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Thursday, 30 August 1906

Senator MILLEN (New South, Wales) .- Having disposed of the amend- ment by ruling it out of order, you, Mr. Chairman, have relieved me from the necessity of appealing to the Committee not to advertise to the world that our popular education system has been an absolute failure. I really think that Senator Pearce is under a little misapprehension.

Senator Findley - I rise to order. Has it not been ruled that Senator Pearce's amendment is out of order?

Senator MILLEN - I am sure the Committee will bear with me when I say that I am not discussing the amendment. I thought that Senator Pearce was under a misapprehension as to what the clause meant. The impetuosity of my energetic friend, Senator Findley, should be re- strained.

Senator PEARCE (WESTERN AUSTRALIA) - If I were under a misapprehension I should not go to the honorable senator for an explanation.

Senator MILLEN - I wish to take up the illustration which Senator Pearce gave in order to show how defective the clause is. If it is a good illustration, it furnishes a reason for voting against the clause. But if it is wanting in substance, as I think it is, the clause can be safely passed, quite irrespective of the amendment which has been ruled out of order. The honorable senator took the case of a shipment of ladies' boots, and assumed that all that would be entered in the certificate^ of the Comptroller-General would be "ladies' boots." But, clearly, that is not so.

Senator Pearce - If only boots of that class were being dumped, that is all that would be stated in the certificate.

Senator MILLEN - What would appear in the certificate would be not " ladies' boots," but " twenty cases of ladies' boots." That is a point which the honorable senator has overlooked.

Senator Pearce - That is the same thing stated in another way.

Senator MILLEN - When we refer to sub-clause 5 5, we find no ambiguity about what would be involved. It would apply to the shipment of ladies' boots which .were then metaphorically before the Court, and not to all1 shipments of ladies' boots. All that the Court would have to deal with would be a complaint against, say. William Brown in respect of a shipment of twenty cases of ladies' boots.

Senator Pearce - But the prohibition might aaffect other shipments.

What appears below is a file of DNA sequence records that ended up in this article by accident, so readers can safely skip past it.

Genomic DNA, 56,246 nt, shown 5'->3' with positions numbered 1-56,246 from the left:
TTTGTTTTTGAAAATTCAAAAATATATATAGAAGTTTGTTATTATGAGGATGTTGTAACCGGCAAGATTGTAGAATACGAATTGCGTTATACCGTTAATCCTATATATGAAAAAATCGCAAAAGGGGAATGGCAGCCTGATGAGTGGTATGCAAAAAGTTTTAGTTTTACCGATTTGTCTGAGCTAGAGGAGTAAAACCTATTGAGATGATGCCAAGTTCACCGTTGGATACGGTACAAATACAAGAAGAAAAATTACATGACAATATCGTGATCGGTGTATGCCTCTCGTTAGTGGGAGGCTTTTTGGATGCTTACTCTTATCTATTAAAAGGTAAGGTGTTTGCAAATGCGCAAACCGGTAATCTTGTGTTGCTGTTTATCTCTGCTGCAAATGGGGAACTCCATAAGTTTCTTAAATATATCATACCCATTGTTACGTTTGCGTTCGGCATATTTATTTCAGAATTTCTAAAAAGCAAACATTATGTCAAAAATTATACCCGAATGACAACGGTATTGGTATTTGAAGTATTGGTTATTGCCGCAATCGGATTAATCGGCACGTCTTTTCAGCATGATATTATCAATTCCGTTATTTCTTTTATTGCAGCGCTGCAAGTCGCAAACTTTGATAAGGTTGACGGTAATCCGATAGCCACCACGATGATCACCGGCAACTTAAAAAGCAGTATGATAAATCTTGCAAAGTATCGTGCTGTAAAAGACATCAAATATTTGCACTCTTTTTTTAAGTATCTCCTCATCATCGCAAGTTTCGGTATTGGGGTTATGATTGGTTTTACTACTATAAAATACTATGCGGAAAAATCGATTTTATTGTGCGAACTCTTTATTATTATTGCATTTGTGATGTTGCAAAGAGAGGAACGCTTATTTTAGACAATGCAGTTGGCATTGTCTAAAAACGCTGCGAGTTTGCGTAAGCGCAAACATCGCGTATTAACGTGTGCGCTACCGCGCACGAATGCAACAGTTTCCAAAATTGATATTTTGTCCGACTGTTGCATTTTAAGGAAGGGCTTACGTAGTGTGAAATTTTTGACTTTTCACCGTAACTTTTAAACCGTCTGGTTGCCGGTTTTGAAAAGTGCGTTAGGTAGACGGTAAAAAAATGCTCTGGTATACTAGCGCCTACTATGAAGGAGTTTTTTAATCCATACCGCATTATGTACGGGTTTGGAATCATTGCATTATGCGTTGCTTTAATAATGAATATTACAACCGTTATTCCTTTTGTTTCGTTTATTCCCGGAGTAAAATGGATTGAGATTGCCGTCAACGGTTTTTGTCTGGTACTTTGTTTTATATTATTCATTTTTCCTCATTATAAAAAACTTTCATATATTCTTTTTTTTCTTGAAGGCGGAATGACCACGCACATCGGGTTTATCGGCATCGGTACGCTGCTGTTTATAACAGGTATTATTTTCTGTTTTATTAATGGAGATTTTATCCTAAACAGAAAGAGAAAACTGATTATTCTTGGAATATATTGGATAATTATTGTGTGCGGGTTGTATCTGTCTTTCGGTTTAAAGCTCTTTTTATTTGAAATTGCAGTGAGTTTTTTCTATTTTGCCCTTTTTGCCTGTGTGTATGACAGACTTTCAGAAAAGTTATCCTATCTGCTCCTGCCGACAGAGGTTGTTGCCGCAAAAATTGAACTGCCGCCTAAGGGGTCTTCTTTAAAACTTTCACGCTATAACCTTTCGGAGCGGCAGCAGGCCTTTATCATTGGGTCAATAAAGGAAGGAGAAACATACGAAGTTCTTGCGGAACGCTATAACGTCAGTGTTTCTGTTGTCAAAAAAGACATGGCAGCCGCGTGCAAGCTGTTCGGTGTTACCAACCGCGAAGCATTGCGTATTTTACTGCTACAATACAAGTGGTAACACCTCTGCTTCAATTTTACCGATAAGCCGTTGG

Senator MILLEN - The only mmatter before the Court would be that shipment.

Senator Pearce - The prohibition might say that no further shipments would be allowed.

Senator MILLEN - No order which the Court could give could affect any other goods.

Senator Pearce - Could not the prohibition say that no further shipments of those boots would be allowed ?

Senator MILLEN - Certainly not:

Senator PEARCE (WESTERN AUSTRALIA) - Then what is the value of. the dumping provision? Would there be a separate prosecution in each case of dumping?

Senator MILLEN - Exactly.

Senator Pearce - I do not think so.

Senator MILLEN - Does the honorable senator mean to say that we are to have a prosecution against a man unknown ?

Senator Pearce - One prosecution would settle all cases of that class.

Senator MILLEN - The honorable senator is quite right ; because if William Brown were penalized for attempting importation under those circumstances, other importers would cease their operations immediately. When a decision on a point is given in a Court, what happens? Other persons do not test the point.

Senator Drake - But if the goods were on the way the authorities would have to make a fresh complaint against each importer.

Senator MILLEN - Exactly. Each shipment which was complained of would have to be the subject of a specific inquiry ; each .person who was complained of would have to be brought before the Court, and would have an opportunity to state his case, and judgment would be given regarding that person and that shipment. For that reason, it is impossible to alter the clause with advantage.

Clause agreed to.

Clause 20 agreed to.

Clause 21 -

1.   The Justice shall proceed to expeditiously and carefully investigate and determine the matter, and for the .purpose of the proceeding shall have power to inquire as to any goods, things, and matter whatsoever which he considers perinent, nnecessary, or material.

8.   In the case of the following agricultural implements : - Ploughs of all kinds' over ri cwt., tine harrows, disc harrows, grain drills,* com. med R grain seed and manure drills, land rollers, cultivators, chaff cutlers, seed cleaners, stripper harvesters, and any other implement usually used in agriculture, the Justice shall inquire into and. determine the question whether the goods are being imported with the effect of benefiting the primary producers without unfairly injuring any other section of the community of the Commonwealth.

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